Learners’ errors and misconceptions associated with common fractions

**Authors:**Mdaka, Basani Rose**Date:**2012-11-02**Subjects:**Mathematics - Study and teaching , Fractions (Mathematics)**Type:**Mini-Dissertation**Identifier:**uj:7310 , http://hdl.handle.net/10210/8049**Description:**M.Ed. , This research aimed to explore errors associated with the concept of fractions displayed by Grade 5 learners. This aim specifically relates to the addition and subtraction of common fractions. In order to realize the purpose of the study, the following objective was set: To identify errors that learners display when adding and subtracting common fractions. The causes which led to the errors were also established. Possible ways which can alleviate learners’ misconceptions and errors associated with them were also discussed. The study was conducted at Dyondzo (Fictitious name) Primary School, Vhembe District in Limpopo Province. The constructivist theory of learning was used to help understand how learners construct their meanings of newly acquired knowledge. It was a qualitative study where most of the data and findings were presented with think descriptions using descriptive analysis techniques. A group of forty nine learners was selected purposively within two classes of Grade 5 to write the class work, home work and test on addition and subtraction of fractions. Learners were interviewed and so were two teachers. The five teachers also completed a questionnaire of five questions to supplement the interviews. The study found that learners made a number of errors in the addition and subtraction of fractions, including conceptual errors, carelessness errors, procedural errors and application errors. This finding supports findings that primary school children experience difficulties when learning the concept of fractions.**Full Text:**

**Authors:**Mdaka, Basani Rose**Date:**2012-11-02**Subjects:**Mathematics - Study and teaching , Fractions (Mathematics)**Type:**Mini-Dissertation**Identifier:**uj:7310 , http://hdl.handle.net/10210/8049**Description:**M.Ed. , This research aimed to explore errors associated with the concept of fractions displayed by Grade 5 learners. This aim specifically relates to the addition and subtraction of common fractions. In order to realize the purpose of the study, the following objective was set: To identify errors that learners display when adding and subtracting common fractions. The causes which led to the errors were also established. Possible ways which can alleviate learners’ misconceptions and errors associated with them were also discussed. The study was conducted at Dyondzo (Fictitious name) Primary School, Vhembe District in Limpopo Province. The constructivist theory of learning was used to help understand how learners construct their meanings of newly acquired knowledge. It was a qualitative study where most of the data and findings were presented with think descriptions using descriptive analysis techniques. A group of forty nine learners was selected purposively within two classes of Grade 5 to write the class work, home work and test on addition and subtraction of fractions. Learners were interviewed and so were two teachers. The five teachers also completed a questionnaire of five questions to supplement the interviews. The study found that learners made a number of errors in the addition and subtraction of fractions, including conceptual errors, carelessness errors, procedural errors and application errors. This finding supports findings that primary school children experience difficulties when learning the concept of fractions.**Full Text:**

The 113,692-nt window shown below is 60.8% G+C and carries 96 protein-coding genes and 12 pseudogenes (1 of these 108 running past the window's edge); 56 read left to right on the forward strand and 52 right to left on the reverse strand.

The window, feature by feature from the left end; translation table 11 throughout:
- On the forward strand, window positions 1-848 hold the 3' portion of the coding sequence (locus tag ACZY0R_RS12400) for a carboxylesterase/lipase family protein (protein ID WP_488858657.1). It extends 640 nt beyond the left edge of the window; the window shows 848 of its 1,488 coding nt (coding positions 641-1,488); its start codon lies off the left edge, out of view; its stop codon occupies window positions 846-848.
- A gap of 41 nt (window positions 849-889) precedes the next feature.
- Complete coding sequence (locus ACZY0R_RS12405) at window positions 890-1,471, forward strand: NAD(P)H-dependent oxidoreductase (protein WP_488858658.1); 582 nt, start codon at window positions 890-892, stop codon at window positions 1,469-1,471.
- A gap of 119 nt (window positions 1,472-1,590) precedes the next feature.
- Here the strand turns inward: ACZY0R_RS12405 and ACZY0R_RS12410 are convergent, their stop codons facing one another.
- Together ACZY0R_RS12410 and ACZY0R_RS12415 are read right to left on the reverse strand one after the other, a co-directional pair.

Access to mathematics through a primary language : implications for curriculum policy and classroom practice

**Authors:**Nkosi, Elijah Raymond**Date:**2012-06-06**Subjects:**Mathematics teaching , Instruction in home language , Swazi language , SiSwati language , Bilingual education**Type:**Mini-Dissertation**Identifier:**uj:2484 , http://hdl.handle.net/10210/4939**Description:**M.Ed. , The report presents an account of how learners and teachers use siSwati as their home language to improve access to mathematics in bilingual classrooms where the language of learning and teaching is not the home language of the learners and teachers. The practices on two grade 6 teachers in two different schools in Mpumalanga Province, where the home language of both the learners and the teachers is siSwati were studied. The study revealed that while teachers succeeded in translating their non-mathematical discourses in English into siSwati they struggled to effectively translate their mathematical discourses in English into siSwati. Where they managed to translate their mathematical discourse in English into siSwati, access to mathematics improved.**Full Text:**

**Authors:**Nkosi, Elijah Raymond**Date:**2012-06-06**Subjects:**Mathematics teaching , Instruction in home language , Swazi language , SiSwati language , Bilingual education**Type:**Mini-Dissertation**Identifier:**uj:2484 , http://hdl.handle.net/10210/4939**Description:**M.Ed. , The report presents an account of how learners and teachers use siSwati as their home language to improve access to mathematics in bilingual classrooms where the language of learning and teaching is not the home language of the learners and teachers. The practices on two grade 6 teachers in two different schools in Mpumalanga Province, where the home language of both the learners and the teachers is siSwati were studied. The study revealed that while teachers succeeded in translating their non-mathematical discourses in English into siSwati they struggled to effectively translate their mathematical discourses in English into siSwati. Where they managed to translate their mathematical discourse in English into siSwati, access to mathematics improved.**Full Text:**